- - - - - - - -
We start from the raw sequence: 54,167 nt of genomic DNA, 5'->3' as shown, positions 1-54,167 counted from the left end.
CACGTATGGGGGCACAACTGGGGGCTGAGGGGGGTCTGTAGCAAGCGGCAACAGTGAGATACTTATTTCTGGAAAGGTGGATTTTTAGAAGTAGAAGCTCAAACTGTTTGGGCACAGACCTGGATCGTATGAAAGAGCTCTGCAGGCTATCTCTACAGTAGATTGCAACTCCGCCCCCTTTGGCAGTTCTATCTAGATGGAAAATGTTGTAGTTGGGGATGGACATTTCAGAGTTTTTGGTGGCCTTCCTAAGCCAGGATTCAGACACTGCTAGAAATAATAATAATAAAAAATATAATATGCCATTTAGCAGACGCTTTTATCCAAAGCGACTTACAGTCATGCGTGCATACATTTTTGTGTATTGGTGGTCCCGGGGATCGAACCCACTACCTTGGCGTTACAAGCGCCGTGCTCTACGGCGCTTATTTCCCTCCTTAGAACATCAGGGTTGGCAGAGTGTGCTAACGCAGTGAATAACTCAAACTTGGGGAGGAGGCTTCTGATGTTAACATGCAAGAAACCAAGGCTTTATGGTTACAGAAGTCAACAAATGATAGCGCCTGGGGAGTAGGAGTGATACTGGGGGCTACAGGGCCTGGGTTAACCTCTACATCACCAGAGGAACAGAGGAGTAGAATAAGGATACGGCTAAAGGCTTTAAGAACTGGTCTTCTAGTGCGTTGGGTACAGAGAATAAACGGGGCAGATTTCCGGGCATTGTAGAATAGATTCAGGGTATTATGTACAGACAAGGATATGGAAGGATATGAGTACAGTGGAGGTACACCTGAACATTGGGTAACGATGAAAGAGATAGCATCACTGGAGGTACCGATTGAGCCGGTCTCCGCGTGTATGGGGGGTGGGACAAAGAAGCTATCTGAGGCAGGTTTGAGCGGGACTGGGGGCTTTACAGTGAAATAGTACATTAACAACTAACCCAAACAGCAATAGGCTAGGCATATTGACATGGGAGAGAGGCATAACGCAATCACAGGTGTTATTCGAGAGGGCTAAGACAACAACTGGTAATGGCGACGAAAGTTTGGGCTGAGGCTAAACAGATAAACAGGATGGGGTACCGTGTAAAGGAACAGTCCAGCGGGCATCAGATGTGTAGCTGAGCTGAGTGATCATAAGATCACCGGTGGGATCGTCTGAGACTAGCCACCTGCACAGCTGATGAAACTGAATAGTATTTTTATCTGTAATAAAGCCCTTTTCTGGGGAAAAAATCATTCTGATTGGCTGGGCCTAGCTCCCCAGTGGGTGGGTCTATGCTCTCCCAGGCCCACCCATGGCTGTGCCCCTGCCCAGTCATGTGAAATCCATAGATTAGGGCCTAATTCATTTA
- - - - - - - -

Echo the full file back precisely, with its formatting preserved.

We start from the raw sequence: 54,167 nt of genomic DNA, 5'->3' as shown, positions 1-54,167 counted from the left end.
CACGTATGGGGGCACAACTGGGGGCTGAGGGGGGTCTGTAGCAAGCGGCAACAGTGAGATACTTATTTCTGGAAAGGTGGATTTTTAGAAGTAGAAGCTCAAACTGTTTGGGCACAGACCTGGATCGTATGAAAGAGCTCTGCAGGCTATCTCTACAGTAGATTGCAACTCCGCCCCCTTTGGCAGTTCTATCTAGATGGAAAATGTTGTAGTTGGGGATGGACATTTCAGAGTTTTTGGTGGCCTTCCTAAGCCAGGATTCAGACACTGCTAGAAATAATAATAATAAAAAATATAATATGCCATTTAGCAGACGCTTTTATCCAAAGCGACTTACAGTCATGCGTGCATACATTTTTGTGTATTGGTGGTCCCGGGGATCGAACCCACTACCTTGGCGTTACAAGCGCCGTGCTCTACGGCGCTTATTTCCCTCCTTAGAACATCAGGGTTGGCAGAGTGTGCTAACGCAGTGAATAACTCAAACTTGGGGAGGAGGCTTCTGATGTTAACATGCAAGAAACCAAGGCTTTATGGTTACAGAAGTCAACAAATGATAGCGCCTGGGGAGTAGGAGTGATACTGGGGGCTACAGGGCCTGGGTTAACCTCTACATCACCAGAGGAACAGAGGAGTAGAATAAGGATACGGCTAAAGGCTTTAAGAACTGGTCTTCTAGTGCGTTGGGTACAGAGAATAAACGGGGCAGATTTCCGGGCATTGTAGAATAGATTCAGGGTATTATGTACAGACAAGGATATGGAAGGATATGAGTACAGTGGAGGTACACCTGAACATTGGGTAACGATGAAAGAGATAGCATCACTGGAGGTACCGATTGAGCCGGTCTCCGCGTGTATGGGGGGTGGGACAAAGAAGCTATCTGAGGCAGGTTTGAGCGGGACTGGGGGCTTTACAGTGAAATAGTACATTAACAACTAACCCAAACAGCAATAGGCTAGGCATATTGACATGGGAGAGAGGCATAACGCAATCACAGGTGTTATTCGAGAGGGCTAAGACAACAACTGGTAATGGCGACGAAAGTTTGGGCTGAGGCTAAACAGATAAACAGGATGGGGTACCGTGTAAAGGAACAGTCCAGCGGGCATCAGATGTGTAGCTGAGCTGAGTGATCATAAGATCACCGGTGGGATCGTCTGAGACTAGCCACCTGCACAGCTGATGAAACTGAATAGTATTTTTATCTGTAATAAAGCCCTTTTCTGGGGAAAAAATCATTCTGATTGGCTGGGCCTAGCTCCCCAGTGGGTGGGTCTATGCTCTCCCAGGCCCACCCATGGCTGTGCCCCTGCCCAGTCATGTGAAATCCATAGATTAGGGCCTAATTCATTTA